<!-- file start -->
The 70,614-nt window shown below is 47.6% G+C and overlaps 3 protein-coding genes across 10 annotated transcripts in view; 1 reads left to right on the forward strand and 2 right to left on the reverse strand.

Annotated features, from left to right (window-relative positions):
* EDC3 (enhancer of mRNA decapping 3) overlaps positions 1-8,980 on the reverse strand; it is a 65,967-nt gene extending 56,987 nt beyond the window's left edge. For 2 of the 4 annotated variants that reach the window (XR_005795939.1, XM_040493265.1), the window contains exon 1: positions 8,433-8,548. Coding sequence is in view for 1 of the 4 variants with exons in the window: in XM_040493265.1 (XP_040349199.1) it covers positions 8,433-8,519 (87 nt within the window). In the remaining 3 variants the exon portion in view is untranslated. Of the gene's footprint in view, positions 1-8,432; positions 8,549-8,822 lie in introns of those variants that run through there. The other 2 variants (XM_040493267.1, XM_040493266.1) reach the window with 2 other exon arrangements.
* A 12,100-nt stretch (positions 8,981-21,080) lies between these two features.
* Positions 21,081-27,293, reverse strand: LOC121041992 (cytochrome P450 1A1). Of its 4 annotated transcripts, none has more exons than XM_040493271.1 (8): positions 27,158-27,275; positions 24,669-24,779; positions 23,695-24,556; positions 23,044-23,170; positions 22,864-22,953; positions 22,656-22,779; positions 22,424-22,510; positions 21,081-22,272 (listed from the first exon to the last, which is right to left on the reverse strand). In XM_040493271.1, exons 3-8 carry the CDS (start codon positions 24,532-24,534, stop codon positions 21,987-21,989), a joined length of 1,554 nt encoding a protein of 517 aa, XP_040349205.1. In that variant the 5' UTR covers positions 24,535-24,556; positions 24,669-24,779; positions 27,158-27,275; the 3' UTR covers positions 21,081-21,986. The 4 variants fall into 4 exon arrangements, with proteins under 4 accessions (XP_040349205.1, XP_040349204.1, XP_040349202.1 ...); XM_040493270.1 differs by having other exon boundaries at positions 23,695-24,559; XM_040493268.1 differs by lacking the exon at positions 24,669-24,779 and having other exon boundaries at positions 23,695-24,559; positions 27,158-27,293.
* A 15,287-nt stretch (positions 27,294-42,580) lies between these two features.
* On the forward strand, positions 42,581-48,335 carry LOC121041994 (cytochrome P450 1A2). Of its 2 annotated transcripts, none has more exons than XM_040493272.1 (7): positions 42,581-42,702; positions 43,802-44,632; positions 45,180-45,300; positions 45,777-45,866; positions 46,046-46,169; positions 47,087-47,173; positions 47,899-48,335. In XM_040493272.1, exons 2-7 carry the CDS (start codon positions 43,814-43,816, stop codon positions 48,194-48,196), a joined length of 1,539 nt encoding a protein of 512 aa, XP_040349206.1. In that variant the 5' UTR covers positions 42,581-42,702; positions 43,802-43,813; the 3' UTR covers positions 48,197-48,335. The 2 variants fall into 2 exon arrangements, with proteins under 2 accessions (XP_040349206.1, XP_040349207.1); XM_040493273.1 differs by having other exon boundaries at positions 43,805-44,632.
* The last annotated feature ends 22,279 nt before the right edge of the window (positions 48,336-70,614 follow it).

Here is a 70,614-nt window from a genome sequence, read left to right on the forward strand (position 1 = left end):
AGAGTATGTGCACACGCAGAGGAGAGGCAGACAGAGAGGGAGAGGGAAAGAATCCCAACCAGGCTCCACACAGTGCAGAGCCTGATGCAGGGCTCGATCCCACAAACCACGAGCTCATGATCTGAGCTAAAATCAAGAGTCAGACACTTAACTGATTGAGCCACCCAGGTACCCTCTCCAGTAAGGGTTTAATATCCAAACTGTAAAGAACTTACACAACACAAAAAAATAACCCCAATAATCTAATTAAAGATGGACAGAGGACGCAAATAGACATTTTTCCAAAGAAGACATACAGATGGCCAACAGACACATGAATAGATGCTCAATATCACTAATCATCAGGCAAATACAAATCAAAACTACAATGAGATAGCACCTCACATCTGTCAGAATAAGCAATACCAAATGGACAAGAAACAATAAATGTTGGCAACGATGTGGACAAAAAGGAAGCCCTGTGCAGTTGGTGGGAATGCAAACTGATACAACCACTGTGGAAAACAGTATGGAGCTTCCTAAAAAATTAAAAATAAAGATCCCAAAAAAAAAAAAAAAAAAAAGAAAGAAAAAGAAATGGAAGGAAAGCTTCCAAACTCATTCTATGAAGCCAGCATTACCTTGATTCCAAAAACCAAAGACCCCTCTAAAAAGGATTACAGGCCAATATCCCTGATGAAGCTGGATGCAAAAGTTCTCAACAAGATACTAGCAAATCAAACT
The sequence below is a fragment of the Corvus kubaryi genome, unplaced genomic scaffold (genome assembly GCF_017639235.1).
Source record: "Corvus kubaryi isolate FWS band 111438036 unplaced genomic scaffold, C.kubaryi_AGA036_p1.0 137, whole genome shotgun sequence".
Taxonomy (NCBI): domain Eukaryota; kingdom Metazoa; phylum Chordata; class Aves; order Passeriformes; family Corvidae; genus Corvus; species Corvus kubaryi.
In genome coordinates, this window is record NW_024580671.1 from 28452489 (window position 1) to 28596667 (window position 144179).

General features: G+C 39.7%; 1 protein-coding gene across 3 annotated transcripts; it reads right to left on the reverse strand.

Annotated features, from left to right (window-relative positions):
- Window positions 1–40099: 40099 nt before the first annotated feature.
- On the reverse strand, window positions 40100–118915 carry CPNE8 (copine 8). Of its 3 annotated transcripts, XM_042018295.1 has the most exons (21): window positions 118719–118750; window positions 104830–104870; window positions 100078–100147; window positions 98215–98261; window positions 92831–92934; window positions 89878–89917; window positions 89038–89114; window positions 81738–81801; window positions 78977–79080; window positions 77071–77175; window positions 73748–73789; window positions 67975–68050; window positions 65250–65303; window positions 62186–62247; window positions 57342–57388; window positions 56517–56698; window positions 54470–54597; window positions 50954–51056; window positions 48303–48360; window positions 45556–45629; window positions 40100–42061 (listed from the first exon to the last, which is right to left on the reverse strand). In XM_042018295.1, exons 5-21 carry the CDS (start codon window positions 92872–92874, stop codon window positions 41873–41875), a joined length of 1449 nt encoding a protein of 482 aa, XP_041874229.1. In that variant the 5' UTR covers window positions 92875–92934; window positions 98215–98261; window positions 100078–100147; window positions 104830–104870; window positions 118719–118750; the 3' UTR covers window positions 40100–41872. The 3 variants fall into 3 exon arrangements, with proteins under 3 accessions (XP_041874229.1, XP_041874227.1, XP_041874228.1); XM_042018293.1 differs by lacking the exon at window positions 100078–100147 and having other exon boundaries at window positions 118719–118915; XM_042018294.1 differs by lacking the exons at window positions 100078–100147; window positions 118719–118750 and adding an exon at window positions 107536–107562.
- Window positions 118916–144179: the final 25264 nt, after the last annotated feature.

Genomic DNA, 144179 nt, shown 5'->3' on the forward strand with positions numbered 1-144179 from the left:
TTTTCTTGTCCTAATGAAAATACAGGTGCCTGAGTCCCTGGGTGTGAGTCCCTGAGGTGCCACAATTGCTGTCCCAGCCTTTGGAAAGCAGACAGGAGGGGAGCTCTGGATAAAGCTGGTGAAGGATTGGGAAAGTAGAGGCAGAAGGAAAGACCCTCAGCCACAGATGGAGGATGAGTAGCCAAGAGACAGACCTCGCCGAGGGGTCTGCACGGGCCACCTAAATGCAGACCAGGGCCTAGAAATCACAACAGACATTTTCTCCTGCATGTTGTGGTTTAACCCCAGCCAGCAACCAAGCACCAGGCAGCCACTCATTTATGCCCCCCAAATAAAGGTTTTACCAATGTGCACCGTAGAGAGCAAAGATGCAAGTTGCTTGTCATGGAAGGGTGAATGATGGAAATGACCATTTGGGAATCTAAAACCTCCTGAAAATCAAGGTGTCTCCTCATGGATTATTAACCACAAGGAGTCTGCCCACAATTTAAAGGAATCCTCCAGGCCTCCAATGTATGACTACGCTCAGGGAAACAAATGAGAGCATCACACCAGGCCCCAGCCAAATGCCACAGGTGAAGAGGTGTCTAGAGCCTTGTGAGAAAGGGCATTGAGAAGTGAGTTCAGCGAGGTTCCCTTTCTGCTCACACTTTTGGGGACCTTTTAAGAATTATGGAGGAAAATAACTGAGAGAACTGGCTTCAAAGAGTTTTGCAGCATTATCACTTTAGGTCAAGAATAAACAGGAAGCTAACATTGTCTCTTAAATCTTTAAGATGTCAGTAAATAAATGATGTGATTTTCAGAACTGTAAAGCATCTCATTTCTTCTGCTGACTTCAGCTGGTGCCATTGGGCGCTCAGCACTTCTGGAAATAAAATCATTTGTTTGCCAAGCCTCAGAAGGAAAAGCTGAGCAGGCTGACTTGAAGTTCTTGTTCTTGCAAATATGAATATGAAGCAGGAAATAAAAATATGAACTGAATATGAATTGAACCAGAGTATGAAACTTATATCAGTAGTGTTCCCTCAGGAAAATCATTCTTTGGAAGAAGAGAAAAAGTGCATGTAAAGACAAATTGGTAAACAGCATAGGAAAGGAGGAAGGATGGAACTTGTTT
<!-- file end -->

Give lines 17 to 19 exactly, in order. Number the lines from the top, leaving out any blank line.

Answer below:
- Window positions 1–40099: 40099 nt before the first annotated feature.
- On the reverse strand, window positions 40100–118915 carry CPNE8 (copine 8). Of its 3 annotated transcripts, XM_042018295.1 has the most exons (21): window positions 118719–118750; window positions 104830–104870; window positions 100078–100147; window positions 98215–98261; window positions 92831–92934; window positions 89878–89917; window positions 89038–89114; window positions 81738–81801; window positions 78977–79080; window positions 77071–77175; window positions 73748–73789; window positions 67975–68050; window positions 65250–65303; window positions 62186–62247; window positions 57342–57388; window positions 56517–56698; window positions 54470–54597; window positions 50954–51056; window positions 48303–48360; window positions 45556–45629; window positions 40100–42061 (listed from the first exon to the last, which is right to left on the reverse strand). In XM_042018295.1, exons 5-21 carry the CDS (start codon window positions 92872–92874, stop codon window positions 41873–41875), a joined length of 1449 nt encoding a protein of 482 aa, XP_041874229.1. In that variant the 5' UTR covers window positions 92875–92934; window positions 98215–98261; window positions 100078–100147; window positions 104830–104870; window positions 118719–118750; the 3' UTR covers window positions 40100–41872. The 3 variants fall into 3 exon arrangements, with proteins under 3 accessions (XP_041874229.1, XP_041874227.1, XP_041874228.1); XM_042018293.1 differs by lacking the exon at window positions 100078–100147 and having other exon boundaries at window positions 118719–118915; XM_042018294.1 differs by lacking the exons at window positions 100078–100147; window positions 118719–118750 and adding an exon at window positions 107536–107562.
- Window positions 118916–144179: the final 25264 nt, after the last annotated feature.